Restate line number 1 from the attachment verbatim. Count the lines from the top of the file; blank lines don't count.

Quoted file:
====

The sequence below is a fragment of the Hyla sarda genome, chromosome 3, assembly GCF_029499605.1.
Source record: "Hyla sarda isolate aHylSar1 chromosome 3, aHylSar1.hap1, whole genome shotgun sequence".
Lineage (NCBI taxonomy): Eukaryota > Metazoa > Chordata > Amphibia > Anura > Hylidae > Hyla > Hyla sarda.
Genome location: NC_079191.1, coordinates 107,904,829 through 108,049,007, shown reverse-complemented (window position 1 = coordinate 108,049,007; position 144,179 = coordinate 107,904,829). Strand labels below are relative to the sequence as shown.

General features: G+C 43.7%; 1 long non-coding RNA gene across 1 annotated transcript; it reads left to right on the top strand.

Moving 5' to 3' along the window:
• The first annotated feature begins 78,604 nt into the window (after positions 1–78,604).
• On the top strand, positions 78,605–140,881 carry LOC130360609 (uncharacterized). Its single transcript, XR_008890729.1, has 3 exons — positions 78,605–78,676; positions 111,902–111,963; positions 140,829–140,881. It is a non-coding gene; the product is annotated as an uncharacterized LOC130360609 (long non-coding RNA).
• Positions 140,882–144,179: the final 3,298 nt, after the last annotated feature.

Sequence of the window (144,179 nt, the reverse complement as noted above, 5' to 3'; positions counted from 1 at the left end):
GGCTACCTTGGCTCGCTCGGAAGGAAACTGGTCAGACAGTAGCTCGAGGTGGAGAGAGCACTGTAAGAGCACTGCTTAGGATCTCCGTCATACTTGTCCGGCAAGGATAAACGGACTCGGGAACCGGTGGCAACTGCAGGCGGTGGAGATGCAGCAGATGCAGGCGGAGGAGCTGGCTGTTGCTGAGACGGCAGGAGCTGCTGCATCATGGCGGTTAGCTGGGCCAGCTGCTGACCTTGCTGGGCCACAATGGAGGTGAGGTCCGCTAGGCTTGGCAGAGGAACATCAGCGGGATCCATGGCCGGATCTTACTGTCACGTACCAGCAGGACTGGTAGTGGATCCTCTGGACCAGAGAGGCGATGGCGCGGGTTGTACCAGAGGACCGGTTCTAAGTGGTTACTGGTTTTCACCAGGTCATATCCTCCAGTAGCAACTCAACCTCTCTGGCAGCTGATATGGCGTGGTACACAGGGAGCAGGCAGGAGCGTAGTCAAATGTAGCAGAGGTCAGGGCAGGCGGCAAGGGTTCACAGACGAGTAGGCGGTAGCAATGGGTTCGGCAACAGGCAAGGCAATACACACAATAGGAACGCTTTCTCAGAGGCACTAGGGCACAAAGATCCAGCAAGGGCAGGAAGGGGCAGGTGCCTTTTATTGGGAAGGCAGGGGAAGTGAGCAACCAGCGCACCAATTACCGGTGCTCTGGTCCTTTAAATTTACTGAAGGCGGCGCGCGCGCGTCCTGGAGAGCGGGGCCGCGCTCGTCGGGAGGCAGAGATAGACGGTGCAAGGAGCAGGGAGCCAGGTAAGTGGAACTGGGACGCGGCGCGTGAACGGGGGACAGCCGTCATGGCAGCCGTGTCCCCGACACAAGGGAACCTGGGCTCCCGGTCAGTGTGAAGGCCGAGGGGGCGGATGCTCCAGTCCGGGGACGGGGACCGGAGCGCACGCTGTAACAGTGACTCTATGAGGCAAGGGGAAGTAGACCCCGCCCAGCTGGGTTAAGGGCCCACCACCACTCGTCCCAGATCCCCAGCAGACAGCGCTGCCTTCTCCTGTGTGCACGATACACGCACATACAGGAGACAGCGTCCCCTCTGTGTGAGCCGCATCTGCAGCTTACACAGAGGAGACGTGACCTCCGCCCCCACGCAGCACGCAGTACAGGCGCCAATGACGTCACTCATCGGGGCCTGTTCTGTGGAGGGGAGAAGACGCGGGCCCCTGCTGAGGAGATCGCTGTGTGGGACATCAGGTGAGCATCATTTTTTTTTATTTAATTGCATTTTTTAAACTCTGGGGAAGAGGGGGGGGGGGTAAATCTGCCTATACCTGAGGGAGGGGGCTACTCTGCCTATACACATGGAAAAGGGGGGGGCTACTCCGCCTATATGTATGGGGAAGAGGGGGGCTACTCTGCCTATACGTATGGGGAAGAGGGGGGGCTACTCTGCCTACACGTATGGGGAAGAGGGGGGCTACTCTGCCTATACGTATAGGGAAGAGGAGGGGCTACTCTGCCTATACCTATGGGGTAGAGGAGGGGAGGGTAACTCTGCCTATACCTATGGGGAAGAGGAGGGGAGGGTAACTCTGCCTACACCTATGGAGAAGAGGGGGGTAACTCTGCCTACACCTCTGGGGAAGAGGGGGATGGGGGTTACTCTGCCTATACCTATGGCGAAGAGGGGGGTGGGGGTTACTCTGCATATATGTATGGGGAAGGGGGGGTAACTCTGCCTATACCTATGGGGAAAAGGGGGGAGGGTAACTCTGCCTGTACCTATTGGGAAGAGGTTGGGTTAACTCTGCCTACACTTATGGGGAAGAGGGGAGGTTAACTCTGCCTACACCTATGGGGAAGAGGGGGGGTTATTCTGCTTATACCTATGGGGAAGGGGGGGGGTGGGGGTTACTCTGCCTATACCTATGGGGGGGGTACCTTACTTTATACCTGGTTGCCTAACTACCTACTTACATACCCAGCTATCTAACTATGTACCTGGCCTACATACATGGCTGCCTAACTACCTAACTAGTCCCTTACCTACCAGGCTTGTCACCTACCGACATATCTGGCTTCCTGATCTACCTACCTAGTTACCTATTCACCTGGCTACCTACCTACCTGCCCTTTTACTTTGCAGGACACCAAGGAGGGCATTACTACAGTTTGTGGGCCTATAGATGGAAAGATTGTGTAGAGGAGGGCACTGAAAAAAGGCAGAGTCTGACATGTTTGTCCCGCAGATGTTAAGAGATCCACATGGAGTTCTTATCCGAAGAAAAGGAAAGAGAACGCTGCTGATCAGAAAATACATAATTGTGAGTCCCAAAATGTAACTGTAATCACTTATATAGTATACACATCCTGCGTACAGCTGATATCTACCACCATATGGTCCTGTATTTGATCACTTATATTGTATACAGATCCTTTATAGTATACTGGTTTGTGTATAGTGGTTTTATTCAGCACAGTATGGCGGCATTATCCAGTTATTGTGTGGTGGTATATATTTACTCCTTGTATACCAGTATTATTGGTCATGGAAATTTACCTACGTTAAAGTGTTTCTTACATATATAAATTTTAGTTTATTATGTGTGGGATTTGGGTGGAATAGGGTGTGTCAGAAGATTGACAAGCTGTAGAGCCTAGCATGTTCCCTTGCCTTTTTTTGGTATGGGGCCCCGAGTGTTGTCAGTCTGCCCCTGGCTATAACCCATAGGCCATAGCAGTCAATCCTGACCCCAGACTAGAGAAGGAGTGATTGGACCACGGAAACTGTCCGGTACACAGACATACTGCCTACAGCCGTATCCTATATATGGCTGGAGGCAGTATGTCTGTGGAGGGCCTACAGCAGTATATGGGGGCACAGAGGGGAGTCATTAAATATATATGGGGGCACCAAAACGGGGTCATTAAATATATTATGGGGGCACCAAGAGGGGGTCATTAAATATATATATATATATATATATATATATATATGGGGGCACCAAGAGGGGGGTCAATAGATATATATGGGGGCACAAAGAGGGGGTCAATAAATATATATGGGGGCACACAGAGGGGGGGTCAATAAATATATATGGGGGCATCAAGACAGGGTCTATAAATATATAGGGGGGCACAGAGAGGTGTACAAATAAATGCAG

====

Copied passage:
The sequence below is a fragment of the Hyla sarda genome, chromosome 3, assembly GCF_029499605.1.